There really isn't that much to say on the issues of this race that will matter - or that will get through to the voters. There are few undecided voters left, and besides, the practice of Google bombing by both Republicans and Democrats from across the country has reduced the level of political blog writing to mere cut and paste.
Google bombing ought to be called blogosphere bombing, for the devastating effect that it has on online political debate. The practice involves bloggers cutting and pasting long lists of names of political candidates from the opposing party. Each one of those names is then linked to derogatory web site. The Google search engine then is supposed to note these links, and incorporate them into its algorithms, so that the top search result on Google for the candidate's name is a particular web site that has negative things to say about the candidate.
The practical effect is that these cut and paste blog entries, which don't have any actual information themselves about the candidates, and are most often posted by people who don't even live in the district where the candidates run, clog up the blogosphere. People who search for up-to-date information on the candidates through blog search engines like Technorati or Google Blogsearch end up finding only a collection of babble Google bomb entries, all the same, none of them informing the voter. Thus, online politicial discussion about candidates is nearly erased. Only those online readers savvy enough to evade the Google bombing will have much success finding blogs that rise above the cut and paste frenzy.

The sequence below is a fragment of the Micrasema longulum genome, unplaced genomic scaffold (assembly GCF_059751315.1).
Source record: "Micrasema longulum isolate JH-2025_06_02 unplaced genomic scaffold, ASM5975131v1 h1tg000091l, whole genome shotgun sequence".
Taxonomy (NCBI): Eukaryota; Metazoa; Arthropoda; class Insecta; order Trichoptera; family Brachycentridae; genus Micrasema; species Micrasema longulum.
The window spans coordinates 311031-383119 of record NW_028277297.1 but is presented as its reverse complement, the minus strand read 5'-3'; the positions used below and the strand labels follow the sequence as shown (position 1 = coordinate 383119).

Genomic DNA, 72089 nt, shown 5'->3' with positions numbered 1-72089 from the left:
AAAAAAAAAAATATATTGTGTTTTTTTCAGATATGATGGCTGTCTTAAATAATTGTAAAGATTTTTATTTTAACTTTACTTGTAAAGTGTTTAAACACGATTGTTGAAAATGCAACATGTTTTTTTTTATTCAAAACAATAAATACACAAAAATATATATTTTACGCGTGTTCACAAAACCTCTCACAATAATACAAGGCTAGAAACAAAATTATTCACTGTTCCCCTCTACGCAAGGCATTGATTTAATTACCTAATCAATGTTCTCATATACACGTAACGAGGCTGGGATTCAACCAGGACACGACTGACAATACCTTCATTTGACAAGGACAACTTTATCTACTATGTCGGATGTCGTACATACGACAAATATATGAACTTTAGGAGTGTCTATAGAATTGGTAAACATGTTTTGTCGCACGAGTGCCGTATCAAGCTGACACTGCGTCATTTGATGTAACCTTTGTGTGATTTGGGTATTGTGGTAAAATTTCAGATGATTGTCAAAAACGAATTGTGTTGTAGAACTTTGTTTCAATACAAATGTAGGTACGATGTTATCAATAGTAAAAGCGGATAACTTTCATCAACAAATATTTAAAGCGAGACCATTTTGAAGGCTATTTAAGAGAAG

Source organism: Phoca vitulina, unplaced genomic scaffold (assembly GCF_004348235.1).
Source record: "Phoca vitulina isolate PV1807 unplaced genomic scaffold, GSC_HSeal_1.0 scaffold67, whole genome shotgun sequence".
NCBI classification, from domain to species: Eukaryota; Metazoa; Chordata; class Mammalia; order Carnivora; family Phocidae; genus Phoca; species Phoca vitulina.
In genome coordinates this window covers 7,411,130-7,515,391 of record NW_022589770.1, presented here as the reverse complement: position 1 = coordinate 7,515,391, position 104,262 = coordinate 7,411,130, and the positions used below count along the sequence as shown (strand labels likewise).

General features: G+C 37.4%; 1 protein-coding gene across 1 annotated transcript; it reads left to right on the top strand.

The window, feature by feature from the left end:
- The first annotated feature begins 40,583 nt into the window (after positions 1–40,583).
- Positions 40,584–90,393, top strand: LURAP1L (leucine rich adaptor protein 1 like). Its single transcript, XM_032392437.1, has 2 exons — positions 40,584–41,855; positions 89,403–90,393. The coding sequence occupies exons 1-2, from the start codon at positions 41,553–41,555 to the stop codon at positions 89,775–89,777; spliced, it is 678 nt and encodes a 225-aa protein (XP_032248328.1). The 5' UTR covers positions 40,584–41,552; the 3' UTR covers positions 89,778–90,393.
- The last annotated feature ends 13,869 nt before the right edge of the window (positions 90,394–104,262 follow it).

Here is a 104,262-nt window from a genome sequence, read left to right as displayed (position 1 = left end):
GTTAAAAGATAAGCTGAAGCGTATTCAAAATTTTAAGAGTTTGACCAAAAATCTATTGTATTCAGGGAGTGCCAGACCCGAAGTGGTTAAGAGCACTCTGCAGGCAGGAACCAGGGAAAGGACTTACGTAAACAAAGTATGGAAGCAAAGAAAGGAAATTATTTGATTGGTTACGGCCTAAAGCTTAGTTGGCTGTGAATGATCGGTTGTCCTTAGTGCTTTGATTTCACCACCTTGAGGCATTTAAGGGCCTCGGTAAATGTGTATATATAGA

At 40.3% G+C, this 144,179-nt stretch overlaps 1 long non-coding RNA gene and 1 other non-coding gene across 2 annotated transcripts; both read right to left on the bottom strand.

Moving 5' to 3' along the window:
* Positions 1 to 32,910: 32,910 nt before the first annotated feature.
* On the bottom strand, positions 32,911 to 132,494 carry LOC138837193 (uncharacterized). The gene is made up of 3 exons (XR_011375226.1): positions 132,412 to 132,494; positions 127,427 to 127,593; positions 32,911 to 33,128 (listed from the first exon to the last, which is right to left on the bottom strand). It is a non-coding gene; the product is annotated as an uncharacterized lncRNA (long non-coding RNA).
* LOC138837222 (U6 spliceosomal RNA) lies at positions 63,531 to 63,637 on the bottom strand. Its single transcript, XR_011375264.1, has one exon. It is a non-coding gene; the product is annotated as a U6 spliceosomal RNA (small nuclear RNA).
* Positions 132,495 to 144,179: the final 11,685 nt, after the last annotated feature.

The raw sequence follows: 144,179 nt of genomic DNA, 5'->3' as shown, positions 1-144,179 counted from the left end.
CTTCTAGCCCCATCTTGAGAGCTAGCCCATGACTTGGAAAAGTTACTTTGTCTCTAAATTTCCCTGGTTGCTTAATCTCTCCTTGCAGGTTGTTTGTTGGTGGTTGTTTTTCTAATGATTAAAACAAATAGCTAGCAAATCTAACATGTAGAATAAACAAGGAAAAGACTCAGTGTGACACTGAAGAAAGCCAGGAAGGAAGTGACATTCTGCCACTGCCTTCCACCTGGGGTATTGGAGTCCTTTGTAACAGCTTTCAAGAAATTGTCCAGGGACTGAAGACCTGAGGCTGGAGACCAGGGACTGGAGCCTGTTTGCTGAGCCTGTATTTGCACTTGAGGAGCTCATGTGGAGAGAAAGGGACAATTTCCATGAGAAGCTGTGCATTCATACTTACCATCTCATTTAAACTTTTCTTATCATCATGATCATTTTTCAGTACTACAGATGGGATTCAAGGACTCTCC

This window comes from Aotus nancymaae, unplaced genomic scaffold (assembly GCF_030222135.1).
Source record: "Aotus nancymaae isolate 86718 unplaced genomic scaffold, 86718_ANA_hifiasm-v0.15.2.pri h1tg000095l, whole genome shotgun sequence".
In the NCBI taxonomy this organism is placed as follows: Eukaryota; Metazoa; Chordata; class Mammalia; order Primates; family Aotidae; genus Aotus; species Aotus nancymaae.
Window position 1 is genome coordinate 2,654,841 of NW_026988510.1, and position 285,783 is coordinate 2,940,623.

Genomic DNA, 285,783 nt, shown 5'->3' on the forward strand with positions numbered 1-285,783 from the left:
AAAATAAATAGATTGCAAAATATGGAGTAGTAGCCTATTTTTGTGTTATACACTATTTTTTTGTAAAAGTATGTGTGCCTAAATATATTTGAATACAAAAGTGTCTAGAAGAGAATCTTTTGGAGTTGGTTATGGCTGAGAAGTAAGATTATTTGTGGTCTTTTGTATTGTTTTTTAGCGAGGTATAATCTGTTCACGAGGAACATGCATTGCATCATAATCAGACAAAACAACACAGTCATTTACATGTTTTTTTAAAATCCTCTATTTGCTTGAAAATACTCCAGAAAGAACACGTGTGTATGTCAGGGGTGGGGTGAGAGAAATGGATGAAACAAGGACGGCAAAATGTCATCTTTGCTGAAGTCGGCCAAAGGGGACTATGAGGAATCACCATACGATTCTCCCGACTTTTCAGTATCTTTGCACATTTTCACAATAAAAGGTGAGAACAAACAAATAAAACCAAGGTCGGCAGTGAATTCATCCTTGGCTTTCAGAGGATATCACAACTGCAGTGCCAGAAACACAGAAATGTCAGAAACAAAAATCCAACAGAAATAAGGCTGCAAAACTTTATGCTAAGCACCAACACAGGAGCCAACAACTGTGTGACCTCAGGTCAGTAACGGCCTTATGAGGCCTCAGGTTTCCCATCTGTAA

Besides, the Google bombs don't even really work very well. Do a Google search for "Ray Meier", for example, and the Google bomb target page hasn't even been elevated above the bottom link on the first page. One of the reasons is that the target page is a page with a video that doesn't have much in the way of text. Search engines pay a lot of attention to text content, so the video wasn't a particularly good choice for a Google bomb. Another reason the Google bomb has failed is that the Google algorithm is intelligently designed, so that web sites that pump out a lot of content that is identical to what other web sites publish tend to get demoted as spam.
That's what a Google bomb is, really - spam. The voters deserve a lot better than that for information about the candidates.
I see this morning that blogs are still doing Google bombs against Ray Meier and against Michael Arcuri, publishing the same old cut and pasted material. That shows you how unintelligent the whole Google bomb concept is - the results usually take at least a week to affect Google searches, even when they're successful. A week from now, the election is over.
Of course, the real race is already over. Unless one of the candidates is photographed biting the head off a bat, perceptions aren't going to change in the next five days. Michael Arcuri and Ray Meier will be working on getting their voter turnout machines going, and will make a few stops here and there, going through the motions.
Don't expect any fireworks. Nothing to do now but to vote, and then sit back and wait for the results.